- Arch. (architetto – architect),
- Rag. (ragioniere – accountant)
Step 3: Introduction and Main Body
At this point, you can introduce yourself:
- Sono Michael.
- Mi chiamo Allison Bay.
- Mi chiamo Robert Nash e sono un ingegnere elettronico.
Then, if you’re writing an informal email, you can thank the other person for their previous correspondence:
- Grazie per la tua email – Thanks for your email
- Sono stata molto contenta di ricevere la tua email – I was very happy to get your email
- Scusa se non ho risposto prima, sono stata molto impegnata – I’m sorry I didn’t answer before, I was very busy
If, on the other hand, you’re writing a more formal message, after introducing yourself (if you want and it is required by the context) make a short point on why you are writing and/or what you are writing about. You can use the following phrases:
- Le scrivo in riferimento al nostro incontro– I am writing with regard to our meeting
- Le scrivo in riferimento al colloquio telefonico– I am writing with regard to our phone call
- Come anticipato nella mail precedente / telefonicamente– as stated in previous mail / call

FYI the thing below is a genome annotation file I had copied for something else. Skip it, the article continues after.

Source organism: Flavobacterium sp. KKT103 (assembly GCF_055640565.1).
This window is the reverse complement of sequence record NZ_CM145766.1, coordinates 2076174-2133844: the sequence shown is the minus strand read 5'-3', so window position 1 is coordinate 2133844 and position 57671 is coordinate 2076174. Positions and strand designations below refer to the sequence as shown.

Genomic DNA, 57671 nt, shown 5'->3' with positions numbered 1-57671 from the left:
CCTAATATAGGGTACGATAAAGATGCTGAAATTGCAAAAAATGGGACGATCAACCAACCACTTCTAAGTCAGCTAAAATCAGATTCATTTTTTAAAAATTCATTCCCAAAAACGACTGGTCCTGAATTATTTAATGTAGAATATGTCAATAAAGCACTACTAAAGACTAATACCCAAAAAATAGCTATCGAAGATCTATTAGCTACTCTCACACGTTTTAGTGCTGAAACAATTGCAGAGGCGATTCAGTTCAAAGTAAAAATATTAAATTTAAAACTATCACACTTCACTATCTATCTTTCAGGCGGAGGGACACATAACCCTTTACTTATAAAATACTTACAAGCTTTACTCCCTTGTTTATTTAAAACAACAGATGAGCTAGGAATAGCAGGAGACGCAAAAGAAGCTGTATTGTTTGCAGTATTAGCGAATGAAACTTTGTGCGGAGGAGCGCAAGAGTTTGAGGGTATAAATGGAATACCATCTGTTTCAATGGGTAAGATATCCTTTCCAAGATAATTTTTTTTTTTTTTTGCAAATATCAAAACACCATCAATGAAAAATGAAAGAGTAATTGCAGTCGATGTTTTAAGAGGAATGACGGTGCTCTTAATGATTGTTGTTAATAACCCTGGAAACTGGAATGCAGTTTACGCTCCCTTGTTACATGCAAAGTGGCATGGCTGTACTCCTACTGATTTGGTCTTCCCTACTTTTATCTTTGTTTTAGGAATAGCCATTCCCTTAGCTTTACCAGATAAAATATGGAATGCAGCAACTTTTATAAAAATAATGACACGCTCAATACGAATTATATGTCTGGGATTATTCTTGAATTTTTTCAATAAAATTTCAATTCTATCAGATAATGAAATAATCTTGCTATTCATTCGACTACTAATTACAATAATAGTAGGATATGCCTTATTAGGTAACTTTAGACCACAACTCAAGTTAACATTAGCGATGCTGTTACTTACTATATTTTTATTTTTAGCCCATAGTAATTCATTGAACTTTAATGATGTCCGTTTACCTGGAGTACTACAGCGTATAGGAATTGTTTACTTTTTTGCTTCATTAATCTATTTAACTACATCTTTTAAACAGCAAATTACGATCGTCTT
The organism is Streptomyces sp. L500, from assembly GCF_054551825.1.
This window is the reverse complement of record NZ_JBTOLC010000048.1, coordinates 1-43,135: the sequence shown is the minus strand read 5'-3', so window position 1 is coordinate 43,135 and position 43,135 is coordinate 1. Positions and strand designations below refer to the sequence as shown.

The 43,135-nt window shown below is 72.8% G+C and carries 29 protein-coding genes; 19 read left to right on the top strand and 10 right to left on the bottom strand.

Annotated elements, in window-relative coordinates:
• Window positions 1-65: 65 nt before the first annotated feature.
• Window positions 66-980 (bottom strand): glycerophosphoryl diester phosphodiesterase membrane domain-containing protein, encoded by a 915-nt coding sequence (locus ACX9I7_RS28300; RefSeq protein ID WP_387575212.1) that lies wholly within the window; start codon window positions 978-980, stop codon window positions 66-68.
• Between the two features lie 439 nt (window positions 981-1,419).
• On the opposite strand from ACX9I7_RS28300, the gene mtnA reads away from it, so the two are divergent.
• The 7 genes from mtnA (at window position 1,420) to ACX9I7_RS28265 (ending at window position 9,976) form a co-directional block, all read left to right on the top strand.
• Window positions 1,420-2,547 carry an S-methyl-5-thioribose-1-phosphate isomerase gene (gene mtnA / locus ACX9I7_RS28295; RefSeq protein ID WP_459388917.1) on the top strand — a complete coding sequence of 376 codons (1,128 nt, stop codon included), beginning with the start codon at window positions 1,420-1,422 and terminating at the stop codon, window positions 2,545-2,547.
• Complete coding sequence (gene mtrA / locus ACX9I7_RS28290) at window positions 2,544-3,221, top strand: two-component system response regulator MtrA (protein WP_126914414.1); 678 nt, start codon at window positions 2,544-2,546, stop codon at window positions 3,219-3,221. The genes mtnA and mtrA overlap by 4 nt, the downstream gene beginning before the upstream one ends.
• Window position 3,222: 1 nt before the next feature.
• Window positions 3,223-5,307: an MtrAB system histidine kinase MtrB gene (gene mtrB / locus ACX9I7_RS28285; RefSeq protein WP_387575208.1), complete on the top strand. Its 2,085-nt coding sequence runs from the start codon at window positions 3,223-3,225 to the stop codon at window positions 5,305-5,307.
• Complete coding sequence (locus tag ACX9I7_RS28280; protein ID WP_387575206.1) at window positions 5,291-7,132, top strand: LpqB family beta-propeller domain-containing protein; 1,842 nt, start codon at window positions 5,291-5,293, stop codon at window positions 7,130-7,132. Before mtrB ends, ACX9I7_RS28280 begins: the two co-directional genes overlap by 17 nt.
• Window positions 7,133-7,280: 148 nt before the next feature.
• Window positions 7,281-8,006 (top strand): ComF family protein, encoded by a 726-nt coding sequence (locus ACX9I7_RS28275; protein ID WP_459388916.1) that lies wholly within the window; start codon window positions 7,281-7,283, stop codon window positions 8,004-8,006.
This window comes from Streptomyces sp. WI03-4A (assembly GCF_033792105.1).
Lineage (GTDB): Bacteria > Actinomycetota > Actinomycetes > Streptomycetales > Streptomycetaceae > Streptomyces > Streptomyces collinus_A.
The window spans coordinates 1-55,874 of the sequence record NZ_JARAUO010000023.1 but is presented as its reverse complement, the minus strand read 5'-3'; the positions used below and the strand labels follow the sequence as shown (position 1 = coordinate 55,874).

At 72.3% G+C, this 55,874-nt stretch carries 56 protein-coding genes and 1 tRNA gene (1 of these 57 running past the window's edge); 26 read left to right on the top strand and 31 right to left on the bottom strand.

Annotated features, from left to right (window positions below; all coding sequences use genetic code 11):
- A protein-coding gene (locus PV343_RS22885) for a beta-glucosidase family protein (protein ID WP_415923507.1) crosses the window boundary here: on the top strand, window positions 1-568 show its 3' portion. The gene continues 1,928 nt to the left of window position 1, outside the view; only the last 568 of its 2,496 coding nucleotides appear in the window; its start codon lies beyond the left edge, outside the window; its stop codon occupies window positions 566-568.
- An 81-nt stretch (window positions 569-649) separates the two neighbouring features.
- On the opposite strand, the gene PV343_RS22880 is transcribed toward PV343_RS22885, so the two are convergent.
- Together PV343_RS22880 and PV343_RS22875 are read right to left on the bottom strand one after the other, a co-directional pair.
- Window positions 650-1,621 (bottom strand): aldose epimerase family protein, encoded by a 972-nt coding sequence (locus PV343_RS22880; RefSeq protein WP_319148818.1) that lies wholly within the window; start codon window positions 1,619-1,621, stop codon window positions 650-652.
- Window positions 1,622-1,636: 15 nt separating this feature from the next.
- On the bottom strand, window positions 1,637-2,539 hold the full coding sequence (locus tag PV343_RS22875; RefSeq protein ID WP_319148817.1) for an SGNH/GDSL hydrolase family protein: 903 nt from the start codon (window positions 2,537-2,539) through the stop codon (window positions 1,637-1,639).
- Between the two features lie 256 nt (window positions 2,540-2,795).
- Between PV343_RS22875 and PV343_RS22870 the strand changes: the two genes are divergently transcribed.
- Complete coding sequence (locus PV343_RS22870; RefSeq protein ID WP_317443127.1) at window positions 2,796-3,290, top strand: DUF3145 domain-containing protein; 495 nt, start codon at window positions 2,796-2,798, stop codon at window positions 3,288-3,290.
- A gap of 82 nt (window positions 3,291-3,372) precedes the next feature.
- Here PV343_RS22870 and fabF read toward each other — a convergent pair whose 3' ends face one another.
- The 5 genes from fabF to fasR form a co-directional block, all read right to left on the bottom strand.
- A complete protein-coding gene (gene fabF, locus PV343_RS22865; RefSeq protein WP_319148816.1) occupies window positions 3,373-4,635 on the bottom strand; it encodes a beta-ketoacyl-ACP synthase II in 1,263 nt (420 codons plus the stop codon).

- In risposta alla Sua mail… – answering your email
Then comes the body, which is the main part of your email. Here you can explain your reason for writing in more detail. In an informal letter, just write what you want, this is the time for open communication!
In a formal context, you can say:
- Con la presente comunico… – I am writing with regard to…
- Con la presente, scrivo per presentare la mia candidatura per il posto di (job position) presso (company) – I am writing to apply to the job position…
- Le scrivo perché vorrei delle informazioni su… – I am writing because I would like some information about…
And remember, if you have an attachment, don’t forget to mention it!
- In allegato invio… – please find in attachment
- Allego… – I am attaching
Step 4: Conclusion and Closing Greetings
To conclude a formal communication, use one of the following formulas. They all stand for the English “I am looking forward to hearing from you” and, even if they have slightly different literal meanings, they all serve the same purpose.
- In attesa di riscontro, resto a disposizione per chiarimenti e porgo cordiali saluti.
- In attesa di un Suo cortese riscontro
- Ringraziando per l’attenzione
Followed by one of these Italian formal salutations or formule di congedo, which stand for the English sincerely or warm regards.
- Distinti Saluti
- Cordiali Saluti
In an informal conclusion, you can just end the email with something like:
- Fammi sapere (Let me know);
- Un abbraccio (A hug);
- A presto (Write soon).
Write an email in Italian today!
Who will be the lucky one to receive an email in Italian from you?
A friend? A colleague? A relative? A lover?
There’s a lot to write about. Can you put it in writing now?
In any case, writing is an email is an excellent way to practice your writing skills.
Don’t worry about minor mistakes. It’s not an exam, you want to communicate.